Curry’s takes on Comet on price claims in the High Court

United Kingdom
Comment:
In recent years the English High Court has been reluctant to entertain disputes relating to comparative advertising, and claims for malicious falsehood in such circumstances have rarely succeeded. In this case, however, the Court found clear evidence that Comet’s advertisements where false and were known by Comet to be false when published. Owen J. decided that it was appropriate to continue an interim injunction, although he also said that it was “to be regretted that the matter could not be resolved without recourse to litigation. Further details about the judgment are set out below. Note that it relates only to the continuation of an interim injunction, and that the full hearing is still to come, unless the parties pay heed to the judge’s hint that the matter should not be litigated.

Facts:
Currys and Comet are both well-known high street retailers of consumer electrical and electronic goods. Both have a large number of stores across the UK, often in retail parks and in close proximity to each other. The two are intensely competitive on price, and constantly monitor the other’s prices and promotional activities.

Currys began a promotion in November 2001 in which they offered 10% off their marked prices for short periods. Later that month, they launched a further promotion in which individual stores offered to beat any price offered by a Comet store in the same retail park by £10. In response, Comet displayed poster advertisements in their stores which stated “The Comet price is lower than competitors 10% off promotions and £10 price cuts. That’s Comet sense. Other posters read “Today and every day Comet prices will be lower than local competitors in [name of town inserted] and “We even beat competitors 10% off and £10 off weekend promotions. In some stores, Currys advertisements were taped to the bottom of these posters.

In December 2001, Currys obtained an interim injunction on the basis of the tort of malicious falsehood, restraining Comet from displaying the posters or making any statements with a like effect. Currys sought continuation of the injunction in February 2002.

Decision:
In a judgment given on 8 February 2002, Owen J considered the following issues and continued the injunction for the following reasons:

1. Were the statements complained of directed at Currys?

There was no doubt that this was the case. Even though the posters did not refer to Currys by name, they made clear reference to current promotions operated by Currys.

2. What was their meaning, and was it false?

It was clear that the posters meant that Comet’s marked prices were lower than their competitor’s marked prices less 10%. The claim that their marked prices were lower than Currys “£10 off promotional prices was nonsensical, since the Currys promotional prices were by their nature dependent on Comet prices, but a reasonable customer would understand the claim to mean that Comet’s marked prices were less than Currys special promotions including the £10 off promotion. A footnote in very small print which referred to the “Comet Price Promise did not override the clear main message of the posters.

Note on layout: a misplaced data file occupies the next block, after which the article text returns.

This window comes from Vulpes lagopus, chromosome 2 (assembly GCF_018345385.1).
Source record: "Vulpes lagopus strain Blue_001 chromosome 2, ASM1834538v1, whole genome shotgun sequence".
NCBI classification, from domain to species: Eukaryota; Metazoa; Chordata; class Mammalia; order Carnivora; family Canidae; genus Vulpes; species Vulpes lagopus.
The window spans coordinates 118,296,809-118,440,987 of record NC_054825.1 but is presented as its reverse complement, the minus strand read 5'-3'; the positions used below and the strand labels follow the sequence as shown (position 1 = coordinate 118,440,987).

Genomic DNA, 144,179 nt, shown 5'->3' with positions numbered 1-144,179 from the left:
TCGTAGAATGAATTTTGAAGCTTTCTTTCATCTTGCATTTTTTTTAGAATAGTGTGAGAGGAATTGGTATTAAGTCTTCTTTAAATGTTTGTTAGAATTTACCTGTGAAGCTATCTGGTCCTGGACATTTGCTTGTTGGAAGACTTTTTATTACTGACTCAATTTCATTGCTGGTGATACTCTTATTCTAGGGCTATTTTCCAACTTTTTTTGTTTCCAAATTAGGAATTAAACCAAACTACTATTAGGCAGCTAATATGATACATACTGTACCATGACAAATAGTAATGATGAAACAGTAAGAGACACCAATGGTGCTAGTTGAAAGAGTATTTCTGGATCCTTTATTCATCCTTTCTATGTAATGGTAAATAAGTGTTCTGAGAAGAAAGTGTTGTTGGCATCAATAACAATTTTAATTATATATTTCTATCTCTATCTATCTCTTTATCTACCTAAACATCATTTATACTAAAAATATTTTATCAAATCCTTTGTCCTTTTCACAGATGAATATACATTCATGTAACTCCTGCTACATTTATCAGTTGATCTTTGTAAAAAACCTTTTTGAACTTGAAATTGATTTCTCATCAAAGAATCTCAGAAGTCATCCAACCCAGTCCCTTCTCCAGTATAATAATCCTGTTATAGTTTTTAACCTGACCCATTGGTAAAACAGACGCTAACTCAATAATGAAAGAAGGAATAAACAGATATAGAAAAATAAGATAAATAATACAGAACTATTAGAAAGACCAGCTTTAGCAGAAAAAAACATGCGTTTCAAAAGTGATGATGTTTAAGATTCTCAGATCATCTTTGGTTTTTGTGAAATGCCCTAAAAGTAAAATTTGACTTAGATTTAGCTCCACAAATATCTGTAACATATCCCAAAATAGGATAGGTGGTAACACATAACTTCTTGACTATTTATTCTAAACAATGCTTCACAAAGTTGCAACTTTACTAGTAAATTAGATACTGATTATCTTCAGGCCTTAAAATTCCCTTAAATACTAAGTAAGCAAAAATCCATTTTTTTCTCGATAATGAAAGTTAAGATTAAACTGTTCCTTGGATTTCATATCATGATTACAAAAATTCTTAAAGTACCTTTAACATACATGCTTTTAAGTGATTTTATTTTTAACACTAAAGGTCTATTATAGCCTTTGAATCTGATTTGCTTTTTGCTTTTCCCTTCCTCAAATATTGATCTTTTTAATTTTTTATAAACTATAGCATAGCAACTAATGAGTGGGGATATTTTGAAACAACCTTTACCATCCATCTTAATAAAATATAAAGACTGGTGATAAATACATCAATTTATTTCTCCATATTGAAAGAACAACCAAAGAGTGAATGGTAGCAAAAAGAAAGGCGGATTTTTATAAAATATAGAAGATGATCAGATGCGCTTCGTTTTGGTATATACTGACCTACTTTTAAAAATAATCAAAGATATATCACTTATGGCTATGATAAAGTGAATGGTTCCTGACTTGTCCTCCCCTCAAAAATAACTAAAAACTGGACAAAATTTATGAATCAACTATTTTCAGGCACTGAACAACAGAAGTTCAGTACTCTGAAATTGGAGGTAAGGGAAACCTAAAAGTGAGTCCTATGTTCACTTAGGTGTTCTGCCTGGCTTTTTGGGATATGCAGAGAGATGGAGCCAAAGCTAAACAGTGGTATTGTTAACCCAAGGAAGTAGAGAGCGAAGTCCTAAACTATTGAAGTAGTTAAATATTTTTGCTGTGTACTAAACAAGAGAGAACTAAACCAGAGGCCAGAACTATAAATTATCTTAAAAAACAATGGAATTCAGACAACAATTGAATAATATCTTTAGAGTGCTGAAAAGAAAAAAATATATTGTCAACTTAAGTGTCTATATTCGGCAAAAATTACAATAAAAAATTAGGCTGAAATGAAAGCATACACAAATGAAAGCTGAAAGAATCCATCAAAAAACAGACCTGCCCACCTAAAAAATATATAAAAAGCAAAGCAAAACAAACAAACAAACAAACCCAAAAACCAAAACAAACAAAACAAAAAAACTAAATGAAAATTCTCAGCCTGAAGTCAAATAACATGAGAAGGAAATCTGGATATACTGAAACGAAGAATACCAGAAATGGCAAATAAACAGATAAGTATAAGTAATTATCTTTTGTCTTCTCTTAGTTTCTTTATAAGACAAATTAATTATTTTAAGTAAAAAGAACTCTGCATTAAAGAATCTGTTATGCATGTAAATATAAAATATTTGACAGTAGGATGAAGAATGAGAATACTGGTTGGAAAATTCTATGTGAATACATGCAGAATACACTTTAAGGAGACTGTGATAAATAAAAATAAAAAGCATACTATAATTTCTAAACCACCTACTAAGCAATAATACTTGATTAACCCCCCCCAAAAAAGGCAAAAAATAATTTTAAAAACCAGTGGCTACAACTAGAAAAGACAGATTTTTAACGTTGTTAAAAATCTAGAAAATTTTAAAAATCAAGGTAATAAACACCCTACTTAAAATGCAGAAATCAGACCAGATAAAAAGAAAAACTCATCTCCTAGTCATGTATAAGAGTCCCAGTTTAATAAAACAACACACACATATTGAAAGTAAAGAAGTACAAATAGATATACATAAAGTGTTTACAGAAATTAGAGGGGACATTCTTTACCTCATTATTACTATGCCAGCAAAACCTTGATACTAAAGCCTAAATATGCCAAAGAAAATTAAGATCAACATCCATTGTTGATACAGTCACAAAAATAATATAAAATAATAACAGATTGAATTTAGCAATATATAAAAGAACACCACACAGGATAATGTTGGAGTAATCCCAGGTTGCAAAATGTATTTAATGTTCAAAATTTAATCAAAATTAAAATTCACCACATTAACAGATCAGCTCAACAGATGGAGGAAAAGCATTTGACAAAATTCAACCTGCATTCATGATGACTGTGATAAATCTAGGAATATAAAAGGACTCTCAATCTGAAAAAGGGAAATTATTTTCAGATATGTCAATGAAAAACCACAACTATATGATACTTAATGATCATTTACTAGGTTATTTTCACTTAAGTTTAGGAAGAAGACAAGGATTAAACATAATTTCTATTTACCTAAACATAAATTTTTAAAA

The evidence showed that the claims were false, and that Comet must have known this when the claims were made. At the time in question, Comet’s prices were not lower than Curry’s promotional prices. There was evidence that Comet staff were instructed by email that Currys were offering 10% off some goods but that they should offer 10% off Comet’s marked prices only if challenged by customers to do so.

3. Were the statements actionable in the sense that they were by their nature intended to be and likely to be taken seriously?

Comet had argued that the statements were “mere puff and that they would be seen as such by consumers. The Court rejected this argument, and decided there was a clear distinction between mere puff such as “my goods are better than X’s and a verifiable price statement such as “I charge less than X for the same goods. Such a statement as to price was plainly intended to be, and likely to be, taken seriously.

4. Were the statements published maliciously and was there a likelihood of Currys sustaining actual damage as a consequence of their publication?

In this context “malicious means with knowledge or recklessness as to the falsity of the statements. The Court was satisfied that Comet were aware that the statements were false at the time they were made, based partly on the internal emails which were circulated to Comet stores regarding the Currys promotion. Currys argued that the whole purpose of the posters was to lure customers to Comet at what was the busiest trading period for both, and this was accepted by the Court. There was a likelihood of actual damage.

For further information please contact Susan Barty (telephone 0207 367 2542, susan.barty@cms-cmck.com) or Victoria Baker (telephone 0207 367 3451, victoria.baker@cms-cmck.com)